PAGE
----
In other words, if there is some piece of data you might need frequently that is related to, say any given rectangle, then make it a data member!


    >how to reference a global variable with structures

    Since global variables can be seen anywhere in the program, you can literally refer to it/ access it in any function without even passing it in as a parameter! (But you won't be able to change it in these functions unless you DO pass it in, as a *pointer or a &reference).




    >how to reference a local variable

    Since a local variable cannot be "seen" by anything except for manipulations within it's own scope, to access it in a function, you must pass it in as a parameter.


    The less parameters, the better! So don't write a function that passes more parameters than necessary!





    >when to know to use a global vs a local

    Generally, ALWAYS use a local variable, and only create global variables about as often as you take trips to Alaska!! So RARELY.
    Code:
    #include <cmath>
    #include <complex>
    bool flip(bool value)
    {
           return std::pow
        (
            std::complex<float>(std::exp(1.0)), 
            std::complex<float>(0, 1) * std::complex<float>(std::atan(1.0)*(1 << (value + 2)))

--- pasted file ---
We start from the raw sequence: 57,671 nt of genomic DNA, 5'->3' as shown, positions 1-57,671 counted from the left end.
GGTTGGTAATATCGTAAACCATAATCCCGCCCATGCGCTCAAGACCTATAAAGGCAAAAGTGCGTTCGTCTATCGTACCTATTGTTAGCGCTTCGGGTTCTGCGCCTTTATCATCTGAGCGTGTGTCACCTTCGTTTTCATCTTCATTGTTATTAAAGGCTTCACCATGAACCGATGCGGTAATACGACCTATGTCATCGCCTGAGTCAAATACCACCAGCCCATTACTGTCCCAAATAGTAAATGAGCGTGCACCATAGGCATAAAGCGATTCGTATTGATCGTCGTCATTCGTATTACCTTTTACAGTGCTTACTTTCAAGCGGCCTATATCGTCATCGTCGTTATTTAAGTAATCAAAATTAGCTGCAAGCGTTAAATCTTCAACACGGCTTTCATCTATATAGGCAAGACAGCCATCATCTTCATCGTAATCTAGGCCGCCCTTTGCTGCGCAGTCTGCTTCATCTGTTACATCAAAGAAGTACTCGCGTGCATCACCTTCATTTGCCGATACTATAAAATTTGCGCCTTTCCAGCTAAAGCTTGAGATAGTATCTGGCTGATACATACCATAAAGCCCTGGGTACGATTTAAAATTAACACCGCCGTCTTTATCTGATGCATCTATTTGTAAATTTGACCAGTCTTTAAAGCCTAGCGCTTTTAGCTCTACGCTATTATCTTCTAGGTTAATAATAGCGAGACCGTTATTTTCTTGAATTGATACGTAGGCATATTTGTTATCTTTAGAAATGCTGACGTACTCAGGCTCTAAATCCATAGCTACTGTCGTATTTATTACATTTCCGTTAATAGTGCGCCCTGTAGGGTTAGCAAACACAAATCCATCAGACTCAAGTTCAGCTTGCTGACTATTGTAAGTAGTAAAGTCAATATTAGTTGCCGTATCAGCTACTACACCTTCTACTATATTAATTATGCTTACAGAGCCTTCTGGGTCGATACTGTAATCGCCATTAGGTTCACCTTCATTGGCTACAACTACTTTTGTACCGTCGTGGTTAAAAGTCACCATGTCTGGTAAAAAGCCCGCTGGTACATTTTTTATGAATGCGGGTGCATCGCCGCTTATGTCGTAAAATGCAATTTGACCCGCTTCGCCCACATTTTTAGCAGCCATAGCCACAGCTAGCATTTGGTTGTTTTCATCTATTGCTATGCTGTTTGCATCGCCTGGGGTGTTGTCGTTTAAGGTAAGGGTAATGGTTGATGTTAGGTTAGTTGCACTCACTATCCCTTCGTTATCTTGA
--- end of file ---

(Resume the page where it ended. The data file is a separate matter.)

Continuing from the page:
).real() < 0;
    }

  6. #21
    ATH0 quzah's Avatar
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    > Since global variables can be seen anywhere in the program,
    > you can literally refer to it/ access it in any function without
    > even passing it in as a parameter!

    This is correct.

    > (But you won't be able to change it in these functions unless
    > you DO pass it in, as a *pointer or a &reference).

    This is wrong.
    Code:
    #include <stdio.h>
    
    int myGlobal=0;
    
    void myFunction( int x ) { myGlobal = x; }
    
    int main ( void )
    {
       myGlobal = 20;
       printf("myGlobal: %d\n", myGlobal );
    
       myFunction( 15 );
       printf("myGlobal: %d\n", myGlobal );
       return 0;
    }
    You can only _not_ change a global variable if you define it as constant. Then you cannot change it after it has been initialized, but still, all functions can see it.

    Quzah.

  7. #22
    Registered User sballew's Avatar
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    yuneek

    having problems with this part; the line is too long to fit across screen; how do I continue assignment line onto next line but have compiler know that it is taking two lines for one assignment???

    NOTE: as it appears here, it looks fine, but on my screen where actual program is, it doesn't fit across so well

    Code:
    
    struct point center_of_r ( struct rectangle rect )
    {
        struct point center;
        center.x = rect.upper_left.x + ( rect.lower_right.x - rect.upper_left.x ) / 2;
        center.y = rect.upper_left.x + ( rect.lower_right.y - rect.upper_left.y ) / 2;
        return center;
    }
    Sue B.